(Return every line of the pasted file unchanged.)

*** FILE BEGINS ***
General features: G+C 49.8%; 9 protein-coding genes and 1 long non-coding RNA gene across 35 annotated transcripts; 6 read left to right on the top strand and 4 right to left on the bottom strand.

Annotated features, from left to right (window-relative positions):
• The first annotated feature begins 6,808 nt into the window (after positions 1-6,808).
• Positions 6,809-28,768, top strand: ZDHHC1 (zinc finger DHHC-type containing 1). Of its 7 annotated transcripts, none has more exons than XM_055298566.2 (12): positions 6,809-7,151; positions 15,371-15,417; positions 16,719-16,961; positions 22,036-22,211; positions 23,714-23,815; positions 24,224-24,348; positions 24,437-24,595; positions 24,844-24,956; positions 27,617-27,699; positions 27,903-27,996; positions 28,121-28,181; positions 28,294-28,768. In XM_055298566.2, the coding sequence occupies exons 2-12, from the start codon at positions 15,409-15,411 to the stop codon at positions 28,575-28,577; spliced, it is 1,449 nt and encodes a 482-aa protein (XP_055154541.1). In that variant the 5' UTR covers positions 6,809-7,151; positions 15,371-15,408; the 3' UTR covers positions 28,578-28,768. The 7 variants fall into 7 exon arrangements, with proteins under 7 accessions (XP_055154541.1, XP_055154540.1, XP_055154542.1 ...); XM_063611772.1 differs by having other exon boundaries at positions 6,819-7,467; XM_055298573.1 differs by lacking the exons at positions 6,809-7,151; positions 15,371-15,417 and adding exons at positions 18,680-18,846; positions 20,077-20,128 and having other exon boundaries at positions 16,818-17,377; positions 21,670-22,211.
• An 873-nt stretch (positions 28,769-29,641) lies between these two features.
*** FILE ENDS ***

General features: G+C 49.8%; 9 protein-coding genes and 1 long non-coding RNA gene across 35 annotated transcripts; 6 read left to right on the top strand and 4 right to left on the bottom strand.

Annotated features, from left to right (window-relative positions):
• The first annotated feature begins 6,808 nt into the window (after positions 1-6,808).
• Positions 6,809-28,768, top strand: ZDHHC1 (zinc finger DHHC-type containing 1). Of its 7 annotated transcripts, none has more exons than XM_055298566.2 (12): positions 6,809-7,151; positions 15,371-15,417; positions 16,719-16,961; positions 22,036-22,211; positions 23,714-23,815; positions 24,224-24,348; positions 24,437-24,595; positions 24,844-24,956; positions 27,617-27,699; positions 27,903-27,996; positions 28,121-28,181; positions 28,294-28,768. In XM_055298566.2, the coding sequence occupies exons 2-12, from the start codon at positions 15,409-15,411 to the stop codon at positions 28,575-28,577; spliced, it is 1,449 nt and encodes a 482-aa protein (XP_055154541.1). In that variant the 5' UTR covers positions 6,809-7,151; positions 15,371-15,408; the 3' UTR covers positions 28,578-28,768. The 7 variants fall into 7 exon arrangements, with proteins under 7 accessions (XP_055154541.1, XP_055154540.1, XP_055154542.1 ...); XM_063611772.1 differs by having other exon boundaries at positions 6,819-7,467; XM_055298573.1 differs by lacking the exons at positions 6,809-7,151; positions 15,371-15,417 and adding exons at positions 18,680-18,846; positions 20,077-20,128 and having other exon boundaries at positions 16,818-17,377; positions 21,670-22,211.
• An 873-nt stretch (positions 28,769-29,641) lies between these two features.